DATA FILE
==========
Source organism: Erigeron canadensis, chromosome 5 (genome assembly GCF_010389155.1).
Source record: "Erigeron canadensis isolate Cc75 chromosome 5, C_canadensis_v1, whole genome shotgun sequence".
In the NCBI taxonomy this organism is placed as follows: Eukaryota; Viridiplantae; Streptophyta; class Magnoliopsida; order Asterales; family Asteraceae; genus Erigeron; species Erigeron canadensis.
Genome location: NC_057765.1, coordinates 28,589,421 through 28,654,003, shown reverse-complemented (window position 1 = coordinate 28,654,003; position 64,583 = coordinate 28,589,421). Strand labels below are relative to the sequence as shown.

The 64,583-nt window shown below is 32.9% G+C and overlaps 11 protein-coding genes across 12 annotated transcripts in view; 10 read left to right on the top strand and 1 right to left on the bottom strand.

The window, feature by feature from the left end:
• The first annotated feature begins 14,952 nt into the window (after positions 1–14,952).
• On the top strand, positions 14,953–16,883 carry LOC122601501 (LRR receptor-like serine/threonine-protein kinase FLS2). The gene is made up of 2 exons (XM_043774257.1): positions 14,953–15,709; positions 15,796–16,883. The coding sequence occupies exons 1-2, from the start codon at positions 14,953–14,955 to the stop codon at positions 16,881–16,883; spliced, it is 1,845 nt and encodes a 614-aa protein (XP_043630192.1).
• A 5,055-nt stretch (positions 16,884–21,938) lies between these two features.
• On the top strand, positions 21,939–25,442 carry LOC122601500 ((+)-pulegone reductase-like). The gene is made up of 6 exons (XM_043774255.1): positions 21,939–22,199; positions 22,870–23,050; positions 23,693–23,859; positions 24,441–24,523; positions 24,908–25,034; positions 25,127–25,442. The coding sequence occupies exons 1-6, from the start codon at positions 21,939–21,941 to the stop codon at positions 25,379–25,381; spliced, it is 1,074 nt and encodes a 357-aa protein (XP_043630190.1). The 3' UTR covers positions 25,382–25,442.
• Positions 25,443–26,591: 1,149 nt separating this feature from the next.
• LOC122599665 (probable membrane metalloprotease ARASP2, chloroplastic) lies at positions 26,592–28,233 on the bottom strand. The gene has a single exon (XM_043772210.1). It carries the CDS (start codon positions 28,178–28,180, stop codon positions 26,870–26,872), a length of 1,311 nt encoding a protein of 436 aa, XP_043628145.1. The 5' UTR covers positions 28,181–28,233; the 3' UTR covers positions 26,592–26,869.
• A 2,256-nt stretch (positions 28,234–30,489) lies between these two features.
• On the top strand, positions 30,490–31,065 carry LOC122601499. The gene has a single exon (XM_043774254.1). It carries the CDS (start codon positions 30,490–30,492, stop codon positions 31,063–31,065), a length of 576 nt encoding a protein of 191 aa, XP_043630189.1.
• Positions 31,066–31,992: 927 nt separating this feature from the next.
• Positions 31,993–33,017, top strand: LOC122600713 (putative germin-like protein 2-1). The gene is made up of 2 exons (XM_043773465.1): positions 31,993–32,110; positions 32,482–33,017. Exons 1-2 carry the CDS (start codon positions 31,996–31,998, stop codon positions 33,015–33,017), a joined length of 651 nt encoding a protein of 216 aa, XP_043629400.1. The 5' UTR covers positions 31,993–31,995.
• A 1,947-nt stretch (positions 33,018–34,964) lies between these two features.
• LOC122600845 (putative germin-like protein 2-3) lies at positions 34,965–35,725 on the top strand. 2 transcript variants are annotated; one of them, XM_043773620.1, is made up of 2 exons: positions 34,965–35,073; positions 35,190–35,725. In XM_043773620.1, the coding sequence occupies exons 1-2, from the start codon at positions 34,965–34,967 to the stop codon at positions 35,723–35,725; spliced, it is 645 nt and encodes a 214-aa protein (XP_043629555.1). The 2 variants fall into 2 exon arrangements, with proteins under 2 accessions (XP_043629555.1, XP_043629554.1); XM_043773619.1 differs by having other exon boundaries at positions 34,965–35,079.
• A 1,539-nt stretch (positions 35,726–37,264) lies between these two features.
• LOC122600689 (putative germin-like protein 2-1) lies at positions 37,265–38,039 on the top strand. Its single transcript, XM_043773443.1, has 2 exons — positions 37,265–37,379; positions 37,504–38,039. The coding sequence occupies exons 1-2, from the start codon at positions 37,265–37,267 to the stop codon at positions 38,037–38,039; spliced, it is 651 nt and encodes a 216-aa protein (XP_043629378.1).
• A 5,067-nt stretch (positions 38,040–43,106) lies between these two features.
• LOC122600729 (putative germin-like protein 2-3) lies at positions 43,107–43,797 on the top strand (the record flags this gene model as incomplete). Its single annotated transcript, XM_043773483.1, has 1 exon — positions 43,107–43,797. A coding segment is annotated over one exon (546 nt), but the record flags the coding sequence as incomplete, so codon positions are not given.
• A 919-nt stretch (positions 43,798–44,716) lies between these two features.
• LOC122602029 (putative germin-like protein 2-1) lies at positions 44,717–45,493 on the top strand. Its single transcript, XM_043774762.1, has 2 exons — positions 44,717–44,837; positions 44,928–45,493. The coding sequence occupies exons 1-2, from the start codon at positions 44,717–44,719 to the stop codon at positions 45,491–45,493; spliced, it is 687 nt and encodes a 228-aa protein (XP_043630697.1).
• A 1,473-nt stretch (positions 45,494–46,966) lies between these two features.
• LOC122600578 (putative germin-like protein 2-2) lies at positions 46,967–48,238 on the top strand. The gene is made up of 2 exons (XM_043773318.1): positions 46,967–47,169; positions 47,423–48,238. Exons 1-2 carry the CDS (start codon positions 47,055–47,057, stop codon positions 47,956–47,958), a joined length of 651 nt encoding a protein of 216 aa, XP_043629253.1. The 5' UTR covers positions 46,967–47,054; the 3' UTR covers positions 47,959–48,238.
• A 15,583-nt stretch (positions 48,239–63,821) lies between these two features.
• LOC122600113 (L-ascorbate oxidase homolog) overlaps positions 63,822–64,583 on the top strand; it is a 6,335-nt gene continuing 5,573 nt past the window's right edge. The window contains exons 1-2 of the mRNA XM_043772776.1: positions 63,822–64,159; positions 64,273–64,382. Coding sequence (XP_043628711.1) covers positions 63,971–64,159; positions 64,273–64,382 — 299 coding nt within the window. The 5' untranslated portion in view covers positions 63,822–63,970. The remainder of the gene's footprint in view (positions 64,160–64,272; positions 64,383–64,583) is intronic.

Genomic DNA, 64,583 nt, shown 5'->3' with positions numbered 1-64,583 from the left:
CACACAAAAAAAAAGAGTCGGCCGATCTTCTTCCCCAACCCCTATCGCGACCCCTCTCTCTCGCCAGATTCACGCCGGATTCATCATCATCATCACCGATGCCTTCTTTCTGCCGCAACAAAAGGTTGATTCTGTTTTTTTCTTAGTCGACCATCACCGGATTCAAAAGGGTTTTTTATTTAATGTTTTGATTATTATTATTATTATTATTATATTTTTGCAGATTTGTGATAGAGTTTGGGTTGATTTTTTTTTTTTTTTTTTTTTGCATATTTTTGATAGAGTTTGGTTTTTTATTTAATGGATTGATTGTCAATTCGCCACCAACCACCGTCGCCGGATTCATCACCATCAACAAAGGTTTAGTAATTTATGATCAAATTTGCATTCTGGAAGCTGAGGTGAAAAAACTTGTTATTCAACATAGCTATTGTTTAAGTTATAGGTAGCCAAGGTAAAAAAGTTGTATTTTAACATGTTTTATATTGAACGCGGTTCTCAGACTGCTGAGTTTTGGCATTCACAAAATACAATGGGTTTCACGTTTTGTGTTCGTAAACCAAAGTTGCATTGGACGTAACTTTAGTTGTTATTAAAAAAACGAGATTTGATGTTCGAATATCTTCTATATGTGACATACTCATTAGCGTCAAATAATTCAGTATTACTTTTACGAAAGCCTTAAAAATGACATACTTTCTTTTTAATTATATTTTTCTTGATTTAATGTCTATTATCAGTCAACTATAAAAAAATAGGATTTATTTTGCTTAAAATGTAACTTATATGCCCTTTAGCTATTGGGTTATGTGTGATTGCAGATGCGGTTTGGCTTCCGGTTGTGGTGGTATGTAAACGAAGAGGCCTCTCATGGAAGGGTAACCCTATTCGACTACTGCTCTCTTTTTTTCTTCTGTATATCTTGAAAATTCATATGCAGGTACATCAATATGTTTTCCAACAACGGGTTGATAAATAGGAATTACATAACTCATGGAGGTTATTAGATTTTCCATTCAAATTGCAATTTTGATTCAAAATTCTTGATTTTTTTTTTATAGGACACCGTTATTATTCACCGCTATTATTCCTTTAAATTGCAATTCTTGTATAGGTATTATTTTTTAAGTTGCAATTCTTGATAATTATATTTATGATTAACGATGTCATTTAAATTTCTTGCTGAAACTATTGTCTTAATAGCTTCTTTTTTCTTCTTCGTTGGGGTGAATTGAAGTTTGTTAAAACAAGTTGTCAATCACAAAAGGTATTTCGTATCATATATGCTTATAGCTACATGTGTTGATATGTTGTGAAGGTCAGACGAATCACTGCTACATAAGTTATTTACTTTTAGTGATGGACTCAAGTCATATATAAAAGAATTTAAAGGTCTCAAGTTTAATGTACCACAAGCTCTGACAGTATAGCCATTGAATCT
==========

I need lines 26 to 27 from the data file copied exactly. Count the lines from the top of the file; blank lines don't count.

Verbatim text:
• LOC122600578 (putative germin-like protein 2-2) lies at positions 46,967–48,238 on the top strand. The gene is made up of 2 exons (XM_043773318.1): positions 46,967–47,169; positions 47,423–48,238. Exons 1-2 carry the CDS (start codon positions 47,055–47,057, stop codon positions 47,956–47,958), a joined length of 651 nt encoding a protein of 216 aa, XP_043629253.1. The 5' UTR covers positions 46,967–47,054; the 3' UTR covers positions 47,959–48,238.
• A 15,583-nt stretch (positions 48,239–63,821) lies between these two features.